4. While all this is part of the game, the thoughts of ostentation creep into your brain and begin eating it away bit by bit. You want to alight in front of that five-star hotel & convention centre in a swanky car – a fully-loaded SUV or a coupe – preferably a German-make. The guzzler portrays you as an investor rather than a seeker. This raises eyebrows in the community. The “angel” who invested in you begins to see a demon and act like a devil. He will want to have his chartered accountant on the board of directors of your company. The oily accountant comes with eyes that can instantly do a magnetic resonance imaging and present a report of prognosis to you and diagnosis to the investor. Further tranches from the money bags would not roll in to your bank account. People begin to talk about your company in a hushed tone behind your back. The desperate hiring, the loads of cash you spent on travel to foreign destinations without any aim, soaring credit card bills, drive you towards raising further funds.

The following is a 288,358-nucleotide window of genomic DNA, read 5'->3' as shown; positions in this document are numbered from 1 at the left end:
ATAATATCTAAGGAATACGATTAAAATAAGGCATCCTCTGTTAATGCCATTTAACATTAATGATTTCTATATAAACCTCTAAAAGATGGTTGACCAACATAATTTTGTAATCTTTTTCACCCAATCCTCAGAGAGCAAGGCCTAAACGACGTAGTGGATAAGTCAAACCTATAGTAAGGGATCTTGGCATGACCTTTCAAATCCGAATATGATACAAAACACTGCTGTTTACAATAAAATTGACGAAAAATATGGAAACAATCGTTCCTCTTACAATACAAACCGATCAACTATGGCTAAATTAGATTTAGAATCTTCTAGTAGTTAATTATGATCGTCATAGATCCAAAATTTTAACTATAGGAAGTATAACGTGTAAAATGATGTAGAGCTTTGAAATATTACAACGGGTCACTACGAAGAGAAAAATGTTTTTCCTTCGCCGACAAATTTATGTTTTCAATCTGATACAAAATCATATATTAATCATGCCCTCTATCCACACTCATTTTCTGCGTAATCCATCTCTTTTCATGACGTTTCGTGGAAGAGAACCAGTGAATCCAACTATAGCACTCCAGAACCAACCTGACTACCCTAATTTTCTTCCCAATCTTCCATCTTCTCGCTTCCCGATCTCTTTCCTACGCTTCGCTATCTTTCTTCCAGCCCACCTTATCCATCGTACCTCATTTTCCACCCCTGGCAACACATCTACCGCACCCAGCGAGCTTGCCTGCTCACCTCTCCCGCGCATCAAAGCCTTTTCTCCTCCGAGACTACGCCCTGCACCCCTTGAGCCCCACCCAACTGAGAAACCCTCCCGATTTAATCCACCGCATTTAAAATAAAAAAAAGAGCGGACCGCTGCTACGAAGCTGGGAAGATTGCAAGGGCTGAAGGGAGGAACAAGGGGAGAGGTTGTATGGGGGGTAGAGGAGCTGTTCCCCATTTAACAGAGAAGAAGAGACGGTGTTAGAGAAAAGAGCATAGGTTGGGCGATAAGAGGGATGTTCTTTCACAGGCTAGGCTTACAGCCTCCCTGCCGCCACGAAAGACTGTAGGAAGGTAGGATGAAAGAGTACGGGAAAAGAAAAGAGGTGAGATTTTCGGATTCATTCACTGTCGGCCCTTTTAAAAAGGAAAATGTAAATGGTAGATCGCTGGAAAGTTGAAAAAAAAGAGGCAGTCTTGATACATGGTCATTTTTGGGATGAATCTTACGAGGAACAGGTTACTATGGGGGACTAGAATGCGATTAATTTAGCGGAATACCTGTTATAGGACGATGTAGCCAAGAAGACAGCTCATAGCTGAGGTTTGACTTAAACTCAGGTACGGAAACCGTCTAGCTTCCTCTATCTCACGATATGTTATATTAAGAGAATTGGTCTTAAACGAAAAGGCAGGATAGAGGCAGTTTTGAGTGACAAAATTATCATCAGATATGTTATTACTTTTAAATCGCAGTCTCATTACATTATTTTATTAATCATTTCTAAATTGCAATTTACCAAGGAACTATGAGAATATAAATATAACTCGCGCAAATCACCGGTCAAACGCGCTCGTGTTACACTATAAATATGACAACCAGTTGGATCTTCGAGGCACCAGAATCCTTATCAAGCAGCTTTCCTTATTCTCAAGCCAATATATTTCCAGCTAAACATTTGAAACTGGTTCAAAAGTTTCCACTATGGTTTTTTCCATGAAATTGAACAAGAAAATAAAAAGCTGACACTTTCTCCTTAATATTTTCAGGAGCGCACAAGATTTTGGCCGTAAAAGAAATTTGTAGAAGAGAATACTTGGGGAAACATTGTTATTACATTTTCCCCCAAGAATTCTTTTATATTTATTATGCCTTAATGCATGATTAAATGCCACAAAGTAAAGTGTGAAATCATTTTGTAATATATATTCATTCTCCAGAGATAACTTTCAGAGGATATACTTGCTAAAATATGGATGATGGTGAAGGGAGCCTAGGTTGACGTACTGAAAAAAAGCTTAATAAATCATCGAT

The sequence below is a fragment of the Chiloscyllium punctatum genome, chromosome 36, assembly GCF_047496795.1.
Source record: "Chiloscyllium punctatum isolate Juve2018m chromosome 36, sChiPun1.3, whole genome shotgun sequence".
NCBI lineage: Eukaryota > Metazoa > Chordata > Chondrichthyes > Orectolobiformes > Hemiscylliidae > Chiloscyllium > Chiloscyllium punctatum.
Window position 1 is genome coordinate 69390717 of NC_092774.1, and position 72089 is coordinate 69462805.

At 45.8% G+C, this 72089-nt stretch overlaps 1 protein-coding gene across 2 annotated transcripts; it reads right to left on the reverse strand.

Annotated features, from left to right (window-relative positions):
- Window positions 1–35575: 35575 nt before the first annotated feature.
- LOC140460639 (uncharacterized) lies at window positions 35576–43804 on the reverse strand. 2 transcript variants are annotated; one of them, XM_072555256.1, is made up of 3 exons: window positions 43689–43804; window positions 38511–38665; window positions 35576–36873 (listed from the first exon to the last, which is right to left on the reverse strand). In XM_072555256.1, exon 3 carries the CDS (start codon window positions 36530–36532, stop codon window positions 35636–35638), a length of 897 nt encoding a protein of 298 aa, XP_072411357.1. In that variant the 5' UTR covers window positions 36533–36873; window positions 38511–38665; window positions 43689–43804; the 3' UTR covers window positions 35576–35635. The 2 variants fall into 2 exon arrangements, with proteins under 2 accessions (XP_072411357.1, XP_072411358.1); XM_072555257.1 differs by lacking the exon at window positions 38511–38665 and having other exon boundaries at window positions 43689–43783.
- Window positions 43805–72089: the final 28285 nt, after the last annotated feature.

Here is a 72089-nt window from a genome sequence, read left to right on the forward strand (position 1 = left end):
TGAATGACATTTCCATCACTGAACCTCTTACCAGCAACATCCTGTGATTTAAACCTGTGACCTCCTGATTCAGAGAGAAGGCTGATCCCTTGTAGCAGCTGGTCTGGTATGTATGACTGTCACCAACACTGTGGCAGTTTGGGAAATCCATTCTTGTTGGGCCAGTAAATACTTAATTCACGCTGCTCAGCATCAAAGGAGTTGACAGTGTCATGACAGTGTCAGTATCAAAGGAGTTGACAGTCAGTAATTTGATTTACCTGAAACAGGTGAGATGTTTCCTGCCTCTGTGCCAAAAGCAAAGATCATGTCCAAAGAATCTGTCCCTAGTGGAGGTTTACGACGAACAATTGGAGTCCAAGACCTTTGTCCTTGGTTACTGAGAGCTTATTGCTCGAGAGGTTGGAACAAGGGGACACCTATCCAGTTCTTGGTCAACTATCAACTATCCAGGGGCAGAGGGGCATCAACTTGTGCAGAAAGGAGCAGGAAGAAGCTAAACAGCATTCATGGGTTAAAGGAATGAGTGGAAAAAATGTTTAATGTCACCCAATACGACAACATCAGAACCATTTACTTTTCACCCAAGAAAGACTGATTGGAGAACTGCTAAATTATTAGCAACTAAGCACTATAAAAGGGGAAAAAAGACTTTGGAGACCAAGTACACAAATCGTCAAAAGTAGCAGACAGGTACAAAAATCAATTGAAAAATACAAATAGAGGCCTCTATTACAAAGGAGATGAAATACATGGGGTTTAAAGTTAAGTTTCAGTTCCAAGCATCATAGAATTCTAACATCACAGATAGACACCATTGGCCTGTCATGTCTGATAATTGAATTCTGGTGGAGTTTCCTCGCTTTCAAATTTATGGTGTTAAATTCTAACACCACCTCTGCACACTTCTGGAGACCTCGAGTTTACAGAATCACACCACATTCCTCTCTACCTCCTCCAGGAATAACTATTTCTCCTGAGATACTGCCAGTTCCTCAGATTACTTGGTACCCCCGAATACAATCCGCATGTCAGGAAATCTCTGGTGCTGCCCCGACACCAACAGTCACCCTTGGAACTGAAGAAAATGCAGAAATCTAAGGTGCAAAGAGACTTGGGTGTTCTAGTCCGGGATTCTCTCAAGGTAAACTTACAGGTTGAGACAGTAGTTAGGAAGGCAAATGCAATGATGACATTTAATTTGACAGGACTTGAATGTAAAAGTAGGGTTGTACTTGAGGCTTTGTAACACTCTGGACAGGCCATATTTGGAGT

5. How do you do it? You start reading Mario Puzzo’s ‘The Godfather’ at that stage. When you meet the next big customer, you will want to “make an offer that he cannot refuse.” You lose sight on the fact that what he loses is a strand of hair, but what you could lose is a lifetime opportunity that can plunge you into perennial bankruptcy. To translate your indiscretion into action, you hire an advisor, who could be a walking bottle of Budweiser. He can intoxicate you with lofty promises and leave you in huge debt. Like, they say, what goes in has to come out. So, the advisor strips you and brings you to your knees and bids adieu.

And, you have seen many of your ilk adjudging others. My dear budding entrepreneur, do you even understand you wilted even before you bloomed? Defalcation of funds is a big no-no anywhere and more so in a startup. It’s after all, Other People’s Money (OPM), not opium for you to get high.

Guest authored by
A Saye Sekhar